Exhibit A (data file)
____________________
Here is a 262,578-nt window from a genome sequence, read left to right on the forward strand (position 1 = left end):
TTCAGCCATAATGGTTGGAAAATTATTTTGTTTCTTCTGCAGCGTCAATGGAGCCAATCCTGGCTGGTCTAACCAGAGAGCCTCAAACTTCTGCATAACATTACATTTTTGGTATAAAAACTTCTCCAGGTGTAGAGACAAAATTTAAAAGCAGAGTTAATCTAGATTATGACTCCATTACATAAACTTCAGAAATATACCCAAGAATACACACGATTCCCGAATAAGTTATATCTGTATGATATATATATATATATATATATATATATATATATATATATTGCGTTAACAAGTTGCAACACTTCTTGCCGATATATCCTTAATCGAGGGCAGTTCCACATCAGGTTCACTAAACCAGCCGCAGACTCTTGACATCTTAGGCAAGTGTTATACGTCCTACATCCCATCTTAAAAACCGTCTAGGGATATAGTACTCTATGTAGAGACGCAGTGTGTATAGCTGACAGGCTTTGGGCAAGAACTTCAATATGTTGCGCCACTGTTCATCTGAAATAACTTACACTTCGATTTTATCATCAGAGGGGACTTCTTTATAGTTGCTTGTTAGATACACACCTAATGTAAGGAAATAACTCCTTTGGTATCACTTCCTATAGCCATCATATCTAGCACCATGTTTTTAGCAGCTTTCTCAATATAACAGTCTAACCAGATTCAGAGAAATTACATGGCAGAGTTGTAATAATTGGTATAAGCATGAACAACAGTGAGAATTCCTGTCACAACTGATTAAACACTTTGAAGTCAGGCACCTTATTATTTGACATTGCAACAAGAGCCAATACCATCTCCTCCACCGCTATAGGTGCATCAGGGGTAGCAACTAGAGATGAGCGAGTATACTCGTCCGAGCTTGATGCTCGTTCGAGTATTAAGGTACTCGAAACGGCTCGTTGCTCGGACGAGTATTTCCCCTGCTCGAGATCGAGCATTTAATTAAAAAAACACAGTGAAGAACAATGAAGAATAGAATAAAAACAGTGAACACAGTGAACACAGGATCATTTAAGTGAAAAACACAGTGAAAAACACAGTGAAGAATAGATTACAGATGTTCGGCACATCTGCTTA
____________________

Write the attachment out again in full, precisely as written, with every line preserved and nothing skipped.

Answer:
Here is a 262,578-nt window from a genome sequence, read left to right on the forward strand (position 1 = left end):
TTCAGCCATAATGGTTGGAAAATTATTTTGTTTCTTCTGCAGCGTCAATGGAGCCAATCCTGGCTGGTCTAACCAGAGAGCCTCAAACTTCTGCATAACATTACATTTTTGGTATAAAAACTTCTCCAGGTGTAGAGACAAAATTTAAAAGCAGAGTTAATCTAGATTATGACTCCATTACATAAACTTCAGAAATATACCCAAGAATACACACGATTCCCGAATAAGTTATATCTGTATGATATATATATATATATATATATATATATATATATATATATTGCGTTAACAAGTTGCAACACTTCTTGCCGATATATCCTTAATCGAGGGCAGTTCCACATCAGGTTCACTAAACCAGCCGCAGACTCTTGACATCTTAGGCAAGTGTTATACGTCCTACATCCCATCTTAAAAACCGTCTAGGGATATAGTACTCTATGTAGAGACGCAGTGTGTATAGCTGACAGGCTTTGGGCAAGAACTTCAATATGTTGCGCCACTGTTCATCTGAAATAACTTACACTTCGATTTTATCATCAGAGGGGACTTCTTTATAGTTGCTTGTTAGATACACACCTAATGTAAGGAAATAACTCCTTTGGTATCACTTCCTATAGCCATCATATCTAGCACCATGTTTTTAGCAGCTTTCTCAATATAACAGTCTAACCAGATTCAGAGAAATTACATGGCAGAGTTGTAATAATTGGTATAAGCATGAACAACAGTGAGAATTCCTGTCACAACTGATTAAACACTTTGAAGTCAGGCACCTTATTATTTGACATTGCAACAAGAGCCAATACCATCTCCTCCACCGCTATAGGTGCATCAGGGGTAGCAACTAGAGATGAGCGAGTATACTCGTCCGAGCTTGATGCTCGTTCGAGTATTAAGGTACTCGAAACGGCTCGTTGCTCGGACGAGTATTTCCCCTGCTCGAGATCGAGCATTTAATTAAAAAAACACAGTGAAGAACAATGAAGAATAGAATAAAAACAGTGAACACAGTGAACACAGGATCATTTAAGTGAAAAACACAGTGAAAAACACAGTGAAGAATAGATTACAGATGTTCGGCACATCTGCTTA